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How to boost online ratings

May 11, 2016
Society for Consumer Psychology
Consumers are more likely to give a positive review if they experience time and space distance before writing a review, new research suggests. In other words, the longer they wait to write a review, the better the evaluation. The same applies for being father away from a service experience.

Have you ever wondered how to get your customers to write more positive reviews? Wait a while before you ask for feedback about a service or product.

In a new Journal of Consumer Psychology study, researchers discovered a way to increase the odds of getting a better review. Their data revealed that people who waited longer or traveled farther before authoring a review gave more favorable evaluations.

The investigators analyzed data from more than 166,000 online restaurant reviews on They used a Google Maps application and information in the reviewer's profile to calculate the distance between the author's home and the restaurant.

"If someone visited a Red Lobster restaurant in their home town and then in another state, he or she gave a better star rating when the restaurant was out of town," says lead author Nina Huang of Temple University in Pennsylvania.

The same positive effect occurred when reviewers waited two, three or more months versus one month or less to write a review. Even more surprising was the discovery that reviewers who experienced both time delay and greater physical distance from the restaurant gave the highest ratings. In other words, two forms of separation created a "boosting" effect.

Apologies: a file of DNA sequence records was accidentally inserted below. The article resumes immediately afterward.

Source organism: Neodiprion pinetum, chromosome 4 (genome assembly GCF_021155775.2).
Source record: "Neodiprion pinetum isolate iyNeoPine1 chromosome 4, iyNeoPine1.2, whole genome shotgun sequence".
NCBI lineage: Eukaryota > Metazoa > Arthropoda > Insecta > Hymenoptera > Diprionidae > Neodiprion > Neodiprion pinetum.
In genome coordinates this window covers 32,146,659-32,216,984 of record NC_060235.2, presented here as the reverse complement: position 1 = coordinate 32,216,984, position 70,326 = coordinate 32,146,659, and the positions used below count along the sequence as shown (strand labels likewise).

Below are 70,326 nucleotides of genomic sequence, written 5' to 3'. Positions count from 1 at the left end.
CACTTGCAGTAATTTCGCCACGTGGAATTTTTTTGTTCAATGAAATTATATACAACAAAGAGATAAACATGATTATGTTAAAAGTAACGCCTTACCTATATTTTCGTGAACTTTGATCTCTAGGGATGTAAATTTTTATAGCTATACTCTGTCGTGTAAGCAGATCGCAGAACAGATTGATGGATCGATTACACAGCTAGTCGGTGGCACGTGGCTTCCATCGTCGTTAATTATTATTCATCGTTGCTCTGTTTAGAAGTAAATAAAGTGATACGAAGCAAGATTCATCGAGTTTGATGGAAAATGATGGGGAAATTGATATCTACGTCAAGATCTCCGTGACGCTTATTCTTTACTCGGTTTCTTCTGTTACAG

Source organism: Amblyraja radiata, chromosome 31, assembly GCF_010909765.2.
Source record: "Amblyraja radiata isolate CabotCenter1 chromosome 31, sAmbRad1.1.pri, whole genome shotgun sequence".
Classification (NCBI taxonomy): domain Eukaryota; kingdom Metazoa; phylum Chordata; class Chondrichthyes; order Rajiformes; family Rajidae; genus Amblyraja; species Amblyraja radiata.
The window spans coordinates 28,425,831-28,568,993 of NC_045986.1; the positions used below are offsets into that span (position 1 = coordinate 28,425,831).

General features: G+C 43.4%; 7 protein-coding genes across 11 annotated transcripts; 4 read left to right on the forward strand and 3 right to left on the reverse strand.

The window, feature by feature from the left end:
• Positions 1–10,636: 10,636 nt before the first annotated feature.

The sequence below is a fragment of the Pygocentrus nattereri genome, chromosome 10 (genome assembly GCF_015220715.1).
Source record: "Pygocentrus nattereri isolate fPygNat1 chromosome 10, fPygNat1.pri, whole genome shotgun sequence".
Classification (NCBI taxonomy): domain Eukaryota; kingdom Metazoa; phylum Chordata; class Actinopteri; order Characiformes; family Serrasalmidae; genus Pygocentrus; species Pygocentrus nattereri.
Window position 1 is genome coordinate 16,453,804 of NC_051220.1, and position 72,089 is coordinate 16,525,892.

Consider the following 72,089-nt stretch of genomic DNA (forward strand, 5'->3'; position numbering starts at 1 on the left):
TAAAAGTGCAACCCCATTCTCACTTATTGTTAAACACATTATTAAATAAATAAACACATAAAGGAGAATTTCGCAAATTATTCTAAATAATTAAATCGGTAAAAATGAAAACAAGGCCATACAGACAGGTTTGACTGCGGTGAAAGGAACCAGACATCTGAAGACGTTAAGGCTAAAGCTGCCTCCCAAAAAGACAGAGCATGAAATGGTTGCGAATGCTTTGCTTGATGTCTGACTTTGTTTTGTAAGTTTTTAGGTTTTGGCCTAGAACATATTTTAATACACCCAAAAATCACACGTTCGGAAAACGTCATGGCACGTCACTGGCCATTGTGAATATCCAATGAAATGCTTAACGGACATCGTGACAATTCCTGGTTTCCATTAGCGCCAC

To understand why the ratings were boosted by time and space distance, the researchers analyzed specific words in the reviews. They found that people who are farther from home and wait longer to write are more likely to evaluate something in abstract terms using adjectives such as a "pleasant" experience. People who are closer to home and write a review quickly are more likely to focus on specific details about the food, the service and the ambiance and use verbs that are often more negative.

The findings have significant implications for the multi-billion-dollar restaurant industy, Huang says. Business owners may want to consider asking patrons from out-of-town to give reviews. Companies that ask customers to give feedback immediately after a phone call may want to re-evaluate this strategy, she says. It may be wiser to send a follow-up survey via e-mail in the future.

Customer feedback is so valuable that it can influence whether consumers purchase a service, according to a recent survey by Cone Communications. The survey data showed that 85 percent of consumers are more likely to purchase something when an online recommendation is available, and 80 percent said negative reviews led them to change their minds.

Huang's study results also could benefit consumers. It might be wise to take a moment to distinguish between reviews written by locals versus travelers before judging a product or service, she explains.

"When people are reading a review, they assume it is objective," Huang says. "We found that reviews are not always as objective as we thought. Time and space distance is going to bias someone's evaluation of certain experiences."

Story Source:

Materials provided by Society for Consumer Psychology. Note: Content may be edited for style and length.

Journal Reference:

  1. Ni Huang, Gordon Burtch, Yili Hong, Evan Polman. Effects of multiple psychological distances on construal and consumer evaluation: A field study of online reviews. Journal of Consumer Psychology, 2016; DOI: 10.1016/j.jcps.2016.03.001

Cite This Page:

Society for Consumer Psychology. "How to boost online ratings." ScienceDaily. ScienceDaily, 11 May 2016. <>.
Society for Consumer Psychology. (2016, May 11). How to boost online ratings. ScienceDaily. Retrieved July 13, 2024 from
Society for Consumer Psychology. "How to boost online ratings." ScienceDaily. (accessed July 13, 2024).

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